Getting the Message Across: Using Ecological Integrity to Communicate with Resource Managers

  • Brian R. Mitchell
  • Geraldine L. Tierney
  • E. William Schweiger
  • Kathryn M. Miller
  • Don Faber-Langendoen
  • James B. Grace


This chapter describes and illustrates how concepts of ecological integrity, thresholds, and reference conditions can be integrated into a research and monitoring framework for natural resource management. Ecological integrity has been defined as a measure of the composition, structure, and function of an ecosystem in relation to the system’s natural or historical range of variation, as well as perturbations caused by natural or anthropogenic agents of change. Using ecological integrity to communicate with managers requires five steps, often implemented iteratively: (1) document the scale of the project and the current conceptual understanding and reference conditions of the ecosystem, (2) select appropriate metrics representing integrity, (3) define externally verified assessment points (metric values that signify an ecological change or need for management action) for the metrics, (4) collect data and calculate metric scores, and (5) summarize the status of the ecosystem using a variety of reporting methods. While we present the steps linearly for conceptual clarity, actual implementation of this approach may require addressing the steps in a different order or revisiting steps (such as metric selection) multiple times as data are collected. Knowledge of relevant ecological thresholds is important when metrics are selected, because thresholds identify where small changes in an environmental driver produce large responses in the ecosystem. Metrics with thresholds at or just beyond the limits of a system’s range of natural variability can be excellent, since moving beyond the normal range produces a marked change in their values. Alternatively, metrics with thresholds within but near the edge of the range of natural variability can serve as harbingers of potential change. Identifying thresholds also contributes to decisions about selection of assessment points. In particular, if there is a significant resistance to perturbation in an ecosystem, with threshold behavior not occurring until well beyond the historical range of variation, this may provide a scientific basis for shifting an ecological assessment point beyond the historical range. We present two case studies using ongoing monitoring by the US National Park Service Vital Signs program that illustrate the use of an ecological integrity approach to communicate ecosystem status to resource managers. The Wetland Ecological Integrity in Rocky Mountain National Park case study uses an analytical approach that specifically incorporates threshold detection into the process of establishing assessment points. The Forest Ecological Integrity of Northeastern National Parks case study describes a method for reporting ecological integrity to resource managers and other decision makers. We believe our approach has the potential for wide applicability for natural resource management.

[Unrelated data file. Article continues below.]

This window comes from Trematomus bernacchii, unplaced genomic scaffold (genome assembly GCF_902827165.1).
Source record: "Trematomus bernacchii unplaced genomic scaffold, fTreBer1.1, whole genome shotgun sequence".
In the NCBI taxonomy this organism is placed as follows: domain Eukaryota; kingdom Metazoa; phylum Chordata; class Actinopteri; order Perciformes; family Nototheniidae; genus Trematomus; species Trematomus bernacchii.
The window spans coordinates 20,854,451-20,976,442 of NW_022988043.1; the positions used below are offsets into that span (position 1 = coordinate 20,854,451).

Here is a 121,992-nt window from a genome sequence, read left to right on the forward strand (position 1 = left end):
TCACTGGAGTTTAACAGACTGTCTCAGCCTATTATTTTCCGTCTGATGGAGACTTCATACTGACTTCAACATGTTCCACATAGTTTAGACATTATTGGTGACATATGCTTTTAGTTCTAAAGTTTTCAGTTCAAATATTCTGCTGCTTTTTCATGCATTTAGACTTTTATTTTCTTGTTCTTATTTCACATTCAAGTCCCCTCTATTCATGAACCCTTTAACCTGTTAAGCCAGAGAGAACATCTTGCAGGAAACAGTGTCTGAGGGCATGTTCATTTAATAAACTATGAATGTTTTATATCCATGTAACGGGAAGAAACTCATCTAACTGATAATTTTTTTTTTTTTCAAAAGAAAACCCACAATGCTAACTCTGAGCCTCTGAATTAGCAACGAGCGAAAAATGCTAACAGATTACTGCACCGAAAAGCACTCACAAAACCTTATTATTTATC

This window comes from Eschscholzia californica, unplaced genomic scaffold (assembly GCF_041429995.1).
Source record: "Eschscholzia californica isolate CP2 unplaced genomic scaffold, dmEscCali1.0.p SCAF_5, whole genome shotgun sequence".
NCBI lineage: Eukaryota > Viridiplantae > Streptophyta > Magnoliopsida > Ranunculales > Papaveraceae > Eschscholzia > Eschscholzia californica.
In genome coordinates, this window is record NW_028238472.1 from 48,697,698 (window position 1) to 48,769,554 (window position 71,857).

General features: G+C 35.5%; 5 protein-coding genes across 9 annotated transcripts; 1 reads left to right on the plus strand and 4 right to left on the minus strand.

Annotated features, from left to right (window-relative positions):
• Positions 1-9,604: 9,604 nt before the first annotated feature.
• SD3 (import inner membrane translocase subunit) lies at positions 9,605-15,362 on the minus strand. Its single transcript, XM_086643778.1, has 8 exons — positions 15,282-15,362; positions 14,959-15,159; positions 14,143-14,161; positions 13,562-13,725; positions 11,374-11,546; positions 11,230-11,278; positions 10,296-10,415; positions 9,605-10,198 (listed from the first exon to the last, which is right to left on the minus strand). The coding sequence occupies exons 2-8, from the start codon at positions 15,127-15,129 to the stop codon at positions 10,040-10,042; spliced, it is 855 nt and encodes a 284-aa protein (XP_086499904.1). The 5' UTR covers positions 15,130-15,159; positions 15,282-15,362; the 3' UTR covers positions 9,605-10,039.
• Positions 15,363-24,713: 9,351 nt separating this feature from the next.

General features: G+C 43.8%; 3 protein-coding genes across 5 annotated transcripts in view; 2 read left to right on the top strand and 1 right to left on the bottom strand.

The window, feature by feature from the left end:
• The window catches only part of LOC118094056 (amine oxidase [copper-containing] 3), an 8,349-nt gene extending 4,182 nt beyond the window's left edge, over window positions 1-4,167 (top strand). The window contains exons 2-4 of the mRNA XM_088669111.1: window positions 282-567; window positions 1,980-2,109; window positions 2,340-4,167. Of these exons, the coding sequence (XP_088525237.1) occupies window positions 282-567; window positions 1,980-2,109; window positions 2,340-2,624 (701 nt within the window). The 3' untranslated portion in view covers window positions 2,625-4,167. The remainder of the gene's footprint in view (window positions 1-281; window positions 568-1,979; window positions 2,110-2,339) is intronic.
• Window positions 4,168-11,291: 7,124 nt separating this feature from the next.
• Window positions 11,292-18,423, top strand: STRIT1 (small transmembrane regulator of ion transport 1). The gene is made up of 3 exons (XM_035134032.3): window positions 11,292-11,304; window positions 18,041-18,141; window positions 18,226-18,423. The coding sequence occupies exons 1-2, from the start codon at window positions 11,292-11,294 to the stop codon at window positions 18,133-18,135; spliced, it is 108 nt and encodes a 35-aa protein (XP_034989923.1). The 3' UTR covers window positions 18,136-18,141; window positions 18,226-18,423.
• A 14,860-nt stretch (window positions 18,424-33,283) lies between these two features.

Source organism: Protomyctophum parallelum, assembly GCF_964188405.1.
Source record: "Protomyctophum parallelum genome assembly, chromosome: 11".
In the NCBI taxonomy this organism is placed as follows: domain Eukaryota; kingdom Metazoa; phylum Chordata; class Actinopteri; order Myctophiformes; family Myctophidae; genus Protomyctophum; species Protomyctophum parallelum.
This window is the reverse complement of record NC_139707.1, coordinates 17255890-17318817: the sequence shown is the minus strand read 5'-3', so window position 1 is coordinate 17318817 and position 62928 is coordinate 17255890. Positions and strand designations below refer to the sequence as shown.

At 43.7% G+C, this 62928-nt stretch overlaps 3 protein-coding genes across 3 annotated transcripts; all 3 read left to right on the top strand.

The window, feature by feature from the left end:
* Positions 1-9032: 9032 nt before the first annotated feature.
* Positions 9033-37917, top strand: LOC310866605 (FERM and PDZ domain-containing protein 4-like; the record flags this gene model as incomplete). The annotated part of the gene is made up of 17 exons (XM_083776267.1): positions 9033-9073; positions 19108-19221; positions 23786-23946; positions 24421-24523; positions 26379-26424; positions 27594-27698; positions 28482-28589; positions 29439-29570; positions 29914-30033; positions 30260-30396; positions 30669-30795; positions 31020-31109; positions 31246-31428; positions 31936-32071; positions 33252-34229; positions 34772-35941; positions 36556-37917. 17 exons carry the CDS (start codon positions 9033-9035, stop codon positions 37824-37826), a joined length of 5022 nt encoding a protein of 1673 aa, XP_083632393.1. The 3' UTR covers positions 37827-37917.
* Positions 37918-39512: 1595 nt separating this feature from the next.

Assessment point Communication tool Conceptual diagram Condition metric Ecological integrity Ecological threshold Forest Index of biological integrity Natural variability Wetland 



We acknowledge the assistance of Donald Schoolmaster, who contributed to the IBI analyses at ROMO, and Greg Shriver, for his early contributions to the NETN monitoring approach. We also gratefully acknowledge the NETN and ROMN field crews; their dedication and long hours in the field have made a lasting contribution to our understanding of forests and wetlands managed by the NPS. Any use of trade, product, or firm names is for descriptive purposes only and does not imply endorsement by the US Government.


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Copyright information

© Springer Science+Business Media, LLC 2014

Authors and Affiliations

  • Brian R. Mitchell
    • 1
  • Geraldine L. Tierney
    • 2
  • E. William Schweiger
    • 3
  • Kathryn M. Miller
    • 4
  • Don Faber-Langendoen
    • 5
  • James B. Grace
    • 6
  1. 1.Northeast Temperate NetworkNational Park ServiceWoodstockUSA
  2. 2.Department of Environmental and Forest BiologySUNY College of Environmental Science and ForestrySyracuseUSA
  3. 3.Rocky Mountain NetworkNational Park ServiceFort CollinsUSA
  4. 4.Northeast Temperate NetworkNational Park ServiceBar HarborUSA
  5. 5.Conservation Science DivisionNatureServeArlingtonUSA
  6. 6.National Wetlands Research CenterU.S. Geological SurveyLafayetteUSA

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